All in all, there are several ways in which a company can save much needed capital without reducing the workforce, then reallocate the capital in such a way as to stimulate new growth.   Yes, certain positions may be deemed as unnecessary and the workload shifted to managed service providers or the like, but overall, the company will be able to use more of its skilled teams for forward-thinking growth opportunities. Such initiatives, which can be funded by cutting wasteful spending, work seamlessly with careful planning and execution.

Matthew Carmen launched Datacenter Trust along with Marc Watley in February, 2010 and serves as Co-Founder & COO as well as Managing Partner of their Financial Intelligence practice. Datacenter Trust is a recently-launched consulting and services delivery firm, providing outsourced server hosting, bandwidth, cloud services, and IT financial intelligence and analysis services to growing businesses. Follow Datacenter Trust on Twitter @datacentertrust
Share

4 steps to effective Disaster Recovery planning

by Marc Watley on August 23, 2010

Question: A wildfire 10 miles away from your company headquarters is raging out of control. The fire captain just ordered everyone in your building to evacuate. All staff have safely evacuated premises, and now you are likewise heading out, taking one final look at your datacenter – still humming away, unsuspectingly. You have offsite data storage but no offsite server infrastructure, applications, etc.

What do you do?

I’m paraphrasing from a not-so-great movie here – Speed (Keanu may have been good in The Matrix but the predictable tête-à-tête between his and Dennis Hopper’s character in Speed still makes me chuckle) – but IT executives today are, in fact, increasingly faced with the threat of disasters – whether natural (such as a wildfire) or man-made (e.g. some ding-dong crashing a vehicle into your datacenter). I may be taking a bit of creative license here, but this could not be a more serious issue. (Recall those horrible wildfires in San Diego, California area a few years back? The example above was culled from situations experienced during that period.)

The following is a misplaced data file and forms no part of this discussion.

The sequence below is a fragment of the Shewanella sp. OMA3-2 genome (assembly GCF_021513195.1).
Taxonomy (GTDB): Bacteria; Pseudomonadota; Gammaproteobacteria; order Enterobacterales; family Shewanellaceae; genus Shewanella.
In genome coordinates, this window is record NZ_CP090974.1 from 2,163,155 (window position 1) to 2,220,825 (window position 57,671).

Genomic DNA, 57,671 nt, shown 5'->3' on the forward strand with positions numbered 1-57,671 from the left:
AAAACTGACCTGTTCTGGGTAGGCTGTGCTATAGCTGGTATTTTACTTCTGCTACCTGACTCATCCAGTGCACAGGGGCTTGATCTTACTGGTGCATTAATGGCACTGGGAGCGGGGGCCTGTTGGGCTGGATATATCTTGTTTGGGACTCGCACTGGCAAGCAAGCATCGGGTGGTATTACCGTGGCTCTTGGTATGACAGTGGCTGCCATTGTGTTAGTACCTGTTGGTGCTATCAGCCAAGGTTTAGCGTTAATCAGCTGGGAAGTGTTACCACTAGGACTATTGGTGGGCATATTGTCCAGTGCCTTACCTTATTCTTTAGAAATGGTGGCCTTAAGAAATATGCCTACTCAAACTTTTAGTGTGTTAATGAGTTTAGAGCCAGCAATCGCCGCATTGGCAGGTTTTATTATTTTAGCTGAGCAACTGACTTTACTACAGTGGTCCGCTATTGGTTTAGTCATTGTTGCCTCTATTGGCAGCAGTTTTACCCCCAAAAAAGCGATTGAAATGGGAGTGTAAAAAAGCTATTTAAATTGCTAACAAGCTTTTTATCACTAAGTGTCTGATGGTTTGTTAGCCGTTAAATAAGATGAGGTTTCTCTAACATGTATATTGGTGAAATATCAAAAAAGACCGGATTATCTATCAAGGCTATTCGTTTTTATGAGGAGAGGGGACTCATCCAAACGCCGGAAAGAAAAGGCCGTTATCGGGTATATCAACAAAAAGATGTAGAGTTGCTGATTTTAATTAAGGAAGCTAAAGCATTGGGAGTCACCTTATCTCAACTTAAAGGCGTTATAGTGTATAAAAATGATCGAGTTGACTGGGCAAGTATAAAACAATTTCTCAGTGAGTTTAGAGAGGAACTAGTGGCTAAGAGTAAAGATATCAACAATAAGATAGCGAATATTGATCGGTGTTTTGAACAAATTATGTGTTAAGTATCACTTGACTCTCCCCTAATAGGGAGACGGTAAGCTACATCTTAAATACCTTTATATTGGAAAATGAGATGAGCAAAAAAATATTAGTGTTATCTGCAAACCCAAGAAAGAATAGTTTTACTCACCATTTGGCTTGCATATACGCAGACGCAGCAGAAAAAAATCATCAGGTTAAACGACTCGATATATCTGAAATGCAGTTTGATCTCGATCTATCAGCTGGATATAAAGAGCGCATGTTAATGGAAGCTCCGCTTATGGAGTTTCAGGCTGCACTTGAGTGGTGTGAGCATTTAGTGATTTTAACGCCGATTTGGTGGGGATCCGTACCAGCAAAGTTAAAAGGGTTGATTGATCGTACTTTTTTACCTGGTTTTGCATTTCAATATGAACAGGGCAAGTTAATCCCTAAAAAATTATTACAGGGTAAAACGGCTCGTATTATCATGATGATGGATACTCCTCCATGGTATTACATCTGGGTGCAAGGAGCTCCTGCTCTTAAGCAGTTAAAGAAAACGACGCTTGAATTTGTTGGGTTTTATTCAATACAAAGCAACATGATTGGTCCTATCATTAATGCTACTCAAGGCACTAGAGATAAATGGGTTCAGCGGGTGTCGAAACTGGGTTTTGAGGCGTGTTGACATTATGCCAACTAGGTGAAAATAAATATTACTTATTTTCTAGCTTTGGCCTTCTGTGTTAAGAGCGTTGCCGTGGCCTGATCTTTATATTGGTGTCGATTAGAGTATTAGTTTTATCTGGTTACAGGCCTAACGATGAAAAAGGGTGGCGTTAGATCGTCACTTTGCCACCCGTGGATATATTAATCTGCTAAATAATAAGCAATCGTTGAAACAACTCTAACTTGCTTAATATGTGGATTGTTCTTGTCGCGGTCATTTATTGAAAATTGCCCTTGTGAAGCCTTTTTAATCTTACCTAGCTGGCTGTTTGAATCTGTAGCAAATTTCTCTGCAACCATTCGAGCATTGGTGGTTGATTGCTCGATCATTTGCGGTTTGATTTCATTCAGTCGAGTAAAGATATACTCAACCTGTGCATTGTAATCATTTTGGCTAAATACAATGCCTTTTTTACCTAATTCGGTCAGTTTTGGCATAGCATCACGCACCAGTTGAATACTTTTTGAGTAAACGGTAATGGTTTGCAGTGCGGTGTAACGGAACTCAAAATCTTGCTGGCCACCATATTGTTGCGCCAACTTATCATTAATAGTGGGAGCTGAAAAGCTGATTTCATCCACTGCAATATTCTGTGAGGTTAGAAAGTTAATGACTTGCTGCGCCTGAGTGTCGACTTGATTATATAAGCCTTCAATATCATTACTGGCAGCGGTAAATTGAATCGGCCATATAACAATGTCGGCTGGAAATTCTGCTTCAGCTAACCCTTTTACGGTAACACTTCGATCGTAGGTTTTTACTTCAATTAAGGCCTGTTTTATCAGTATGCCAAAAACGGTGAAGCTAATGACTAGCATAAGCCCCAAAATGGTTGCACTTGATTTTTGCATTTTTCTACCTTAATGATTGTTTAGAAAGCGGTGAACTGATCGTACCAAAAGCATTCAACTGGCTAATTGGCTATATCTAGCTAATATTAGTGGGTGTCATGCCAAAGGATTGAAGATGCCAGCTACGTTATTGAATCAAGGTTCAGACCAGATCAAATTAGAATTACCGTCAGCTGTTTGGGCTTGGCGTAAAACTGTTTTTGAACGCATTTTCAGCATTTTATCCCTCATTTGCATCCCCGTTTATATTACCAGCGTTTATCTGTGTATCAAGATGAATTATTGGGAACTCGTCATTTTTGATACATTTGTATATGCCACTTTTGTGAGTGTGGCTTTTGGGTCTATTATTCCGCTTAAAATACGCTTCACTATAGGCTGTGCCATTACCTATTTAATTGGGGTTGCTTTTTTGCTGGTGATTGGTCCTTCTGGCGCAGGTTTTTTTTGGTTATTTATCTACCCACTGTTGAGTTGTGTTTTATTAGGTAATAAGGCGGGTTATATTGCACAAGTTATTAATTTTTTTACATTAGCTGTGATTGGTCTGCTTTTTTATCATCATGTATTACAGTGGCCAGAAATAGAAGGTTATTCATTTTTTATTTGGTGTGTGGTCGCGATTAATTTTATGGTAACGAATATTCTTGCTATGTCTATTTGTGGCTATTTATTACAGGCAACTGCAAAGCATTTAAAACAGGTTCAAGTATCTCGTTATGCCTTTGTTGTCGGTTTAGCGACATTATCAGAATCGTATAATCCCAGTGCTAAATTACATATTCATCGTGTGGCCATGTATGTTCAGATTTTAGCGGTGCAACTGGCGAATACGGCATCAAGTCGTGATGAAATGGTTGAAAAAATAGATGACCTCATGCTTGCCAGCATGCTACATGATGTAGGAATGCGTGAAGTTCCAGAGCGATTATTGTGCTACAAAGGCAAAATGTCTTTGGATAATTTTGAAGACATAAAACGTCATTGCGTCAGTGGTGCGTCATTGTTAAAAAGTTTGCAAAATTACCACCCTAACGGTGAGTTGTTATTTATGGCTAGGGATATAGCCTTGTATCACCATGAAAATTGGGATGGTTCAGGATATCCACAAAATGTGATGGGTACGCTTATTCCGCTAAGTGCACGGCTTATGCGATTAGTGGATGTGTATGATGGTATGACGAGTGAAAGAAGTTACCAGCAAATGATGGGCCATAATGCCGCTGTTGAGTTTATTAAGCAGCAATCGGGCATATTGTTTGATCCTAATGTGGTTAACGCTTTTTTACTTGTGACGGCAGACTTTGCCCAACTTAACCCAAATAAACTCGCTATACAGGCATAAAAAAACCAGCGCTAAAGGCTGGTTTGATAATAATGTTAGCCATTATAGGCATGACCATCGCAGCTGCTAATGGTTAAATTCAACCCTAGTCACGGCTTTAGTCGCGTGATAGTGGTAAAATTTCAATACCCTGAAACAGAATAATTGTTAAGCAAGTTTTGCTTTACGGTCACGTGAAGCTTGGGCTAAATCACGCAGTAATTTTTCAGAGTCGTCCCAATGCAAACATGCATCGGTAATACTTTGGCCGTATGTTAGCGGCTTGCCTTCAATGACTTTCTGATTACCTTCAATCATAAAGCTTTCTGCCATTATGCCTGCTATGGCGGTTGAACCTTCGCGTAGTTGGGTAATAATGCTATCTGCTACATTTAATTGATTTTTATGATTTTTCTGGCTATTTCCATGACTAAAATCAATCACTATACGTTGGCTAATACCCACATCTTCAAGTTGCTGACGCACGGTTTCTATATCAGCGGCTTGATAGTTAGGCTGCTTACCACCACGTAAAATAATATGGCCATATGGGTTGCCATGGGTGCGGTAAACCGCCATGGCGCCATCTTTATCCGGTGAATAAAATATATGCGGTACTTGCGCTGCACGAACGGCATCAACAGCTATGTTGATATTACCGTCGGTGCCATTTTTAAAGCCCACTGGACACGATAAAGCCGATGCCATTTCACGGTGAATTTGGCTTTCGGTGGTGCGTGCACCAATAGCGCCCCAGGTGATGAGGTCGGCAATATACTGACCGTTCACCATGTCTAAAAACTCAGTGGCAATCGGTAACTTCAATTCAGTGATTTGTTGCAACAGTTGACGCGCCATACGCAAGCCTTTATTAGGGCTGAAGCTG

As organizations – and their customers – increasingly rely on database, server, and IP-connected applications and data sources, the importance and responsibility of maintaining continuity of the business infrastructure and limiting costly downtime in the event of a disaster, is paramount.

Though many an organization had active disaster recovery (DR) projects on the books a few years ago, the global financial crunch of the last 20 or so months has wreaked havoc on IT budgets everywhere; only now are many of these DR projects once again taking priority.

If you’re thinking that you can ‘wait it out’ and disaster won’t strike on your watch, think again. Apparently, some 93 percent of organizations have had to execute on their disaster recovery plans. Yep. This according to an annual DR survey from Symantec last year.  A few more points from this survey:

  • In general it takes companies [with active DR plans] on average three hours to achieve skeleton operations after an outage, and four hours to be up and running
  • The average annual budget for DR initiatives is $50MM (including backup, recovery, clustering, archiving, spare servers, replication, tape, services, DR plan development and offsite costs)
  • Virtualization has caused 64 percent of organizations worldwide to reevaluate their DR plans